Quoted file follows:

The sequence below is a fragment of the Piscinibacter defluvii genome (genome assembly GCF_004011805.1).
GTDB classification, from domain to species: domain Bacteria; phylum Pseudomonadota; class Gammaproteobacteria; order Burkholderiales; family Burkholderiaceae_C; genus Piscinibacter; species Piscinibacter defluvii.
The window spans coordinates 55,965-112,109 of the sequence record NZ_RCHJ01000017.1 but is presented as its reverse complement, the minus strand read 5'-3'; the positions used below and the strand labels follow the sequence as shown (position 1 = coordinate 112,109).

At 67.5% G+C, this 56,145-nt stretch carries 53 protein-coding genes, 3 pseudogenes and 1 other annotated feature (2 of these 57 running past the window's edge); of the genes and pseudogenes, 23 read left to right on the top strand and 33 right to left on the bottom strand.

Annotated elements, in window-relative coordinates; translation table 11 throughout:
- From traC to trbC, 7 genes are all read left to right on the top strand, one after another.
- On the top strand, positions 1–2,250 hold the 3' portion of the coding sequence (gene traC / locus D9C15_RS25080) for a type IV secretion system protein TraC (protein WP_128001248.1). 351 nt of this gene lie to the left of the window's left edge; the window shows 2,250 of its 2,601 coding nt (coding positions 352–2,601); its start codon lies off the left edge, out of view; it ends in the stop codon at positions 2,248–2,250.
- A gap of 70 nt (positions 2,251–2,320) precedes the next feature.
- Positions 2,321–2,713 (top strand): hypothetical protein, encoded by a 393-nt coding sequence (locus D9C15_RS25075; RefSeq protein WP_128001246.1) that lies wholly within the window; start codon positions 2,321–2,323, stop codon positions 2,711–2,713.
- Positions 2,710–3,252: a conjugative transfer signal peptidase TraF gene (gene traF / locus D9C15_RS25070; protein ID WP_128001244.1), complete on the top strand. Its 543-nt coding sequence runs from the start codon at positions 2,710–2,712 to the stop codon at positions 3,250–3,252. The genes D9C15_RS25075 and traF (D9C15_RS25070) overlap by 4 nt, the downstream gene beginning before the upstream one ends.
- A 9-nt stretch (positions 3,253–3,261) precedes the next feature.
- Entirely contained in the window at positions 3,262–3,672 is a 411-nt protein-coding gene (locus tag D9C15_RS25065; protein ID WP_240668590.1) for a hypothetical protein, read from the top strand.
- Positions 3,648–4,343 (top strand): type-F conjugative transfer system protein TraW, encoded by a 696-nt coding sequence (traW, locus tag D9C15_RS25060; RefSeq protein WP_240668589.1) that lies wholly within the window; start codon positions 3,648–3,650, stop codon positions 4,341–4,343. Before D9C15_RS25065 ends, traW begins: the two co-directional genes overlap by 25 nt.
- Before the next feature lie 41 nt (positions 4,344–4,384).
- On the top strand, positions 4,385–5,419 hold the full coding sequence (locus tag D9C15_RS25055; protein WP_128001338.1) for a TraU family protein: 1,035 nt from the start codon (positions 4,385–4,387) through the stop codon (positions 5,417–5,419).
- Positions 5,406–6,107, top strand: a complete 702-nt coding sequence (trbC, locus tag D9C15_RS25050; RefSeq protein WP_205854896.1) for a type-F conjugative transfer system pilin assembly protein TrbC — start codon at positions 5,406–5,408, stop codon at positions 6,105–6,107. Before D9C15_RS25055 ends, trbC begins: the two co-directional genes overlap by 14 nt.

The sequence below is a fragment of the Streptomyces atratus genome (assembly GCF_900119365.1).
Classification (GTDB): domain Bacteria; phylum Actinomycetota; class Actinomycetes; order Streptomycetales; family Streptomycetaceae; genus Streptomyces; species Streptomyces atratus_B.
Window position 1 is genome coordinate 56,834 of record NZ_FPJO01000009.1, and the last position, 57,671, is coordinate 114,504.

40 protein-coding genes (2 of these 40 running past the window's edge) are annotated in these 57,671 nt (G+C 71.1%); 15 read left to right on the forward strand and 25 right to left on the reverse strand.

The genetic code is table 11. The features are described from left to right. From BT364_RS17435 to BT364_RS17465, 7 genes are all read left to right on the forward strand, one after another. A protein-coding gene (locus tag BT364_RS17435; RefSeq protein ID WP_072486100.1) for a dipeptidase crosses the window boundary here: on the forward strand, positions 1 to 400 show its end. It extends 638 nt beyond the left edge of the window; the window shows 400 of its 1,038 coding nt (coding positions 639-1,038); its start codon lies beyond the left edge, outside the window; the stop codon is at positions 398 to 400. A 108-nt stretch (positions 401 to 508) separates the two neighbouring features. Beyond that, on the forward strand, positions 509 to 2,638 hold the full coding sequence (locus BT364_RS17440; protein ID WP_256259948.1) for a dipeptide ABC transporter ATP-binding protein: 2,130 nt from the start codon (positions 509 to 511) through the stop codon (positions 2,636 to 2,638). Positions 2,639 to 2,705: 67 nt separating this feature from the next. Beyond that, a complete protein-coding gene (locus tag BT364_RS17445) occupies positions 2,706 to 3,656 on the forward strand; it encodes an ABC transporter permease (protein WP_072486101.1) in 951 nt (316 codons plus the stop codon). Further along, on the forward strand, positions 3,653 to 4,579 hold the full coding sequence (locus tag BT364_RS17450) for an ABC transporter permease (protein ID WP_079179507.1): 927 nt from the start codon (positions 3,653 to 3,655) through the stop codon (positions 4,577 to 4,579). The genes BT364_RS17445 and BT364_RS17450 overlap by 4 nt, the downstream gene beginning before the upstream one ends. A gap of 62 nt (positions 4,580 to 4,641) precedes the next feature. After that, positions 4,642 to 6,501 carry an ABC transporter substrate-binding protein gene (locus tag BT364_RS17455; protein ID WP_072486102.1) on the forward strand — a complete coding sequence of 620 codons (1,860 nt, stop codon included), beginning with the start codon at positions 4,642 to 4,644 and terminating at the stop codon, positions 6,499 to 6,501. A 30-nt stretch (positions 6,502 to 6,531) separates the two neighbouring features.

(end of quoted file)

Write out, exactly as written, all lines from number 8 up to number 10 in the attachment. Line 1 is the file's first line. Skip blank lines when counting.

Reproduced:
- A gap of 70 nt (positions 2,251–2,320) precedes the next feature.
- Positions 2,321–2,713 (top strand): hypothetical protein, encoded by a 393-nt coding sequence (locus D9C15_RS25075; RefSeq protein WP_128001246.1) that lies wholly within the window; start codon positions 2,321–2,323, stop codon positions 2,711–2,713.
- Positions 2,710–3,252: a conjugative transfer signal peptidase TraF gene (gene traF / locus D9C15_RS25070; protein ID WP_128001244.1), complete on the top strand. Its 543-nt coding sequence runs from the start codon at positions 2,710–2,712 to the stop codon at positions 3,250–3,252. The genes D9C15_RS25075 and traF (D9C15_RS25070) overlap by 4 nt, the downstream gene beginning before the upstream one ends.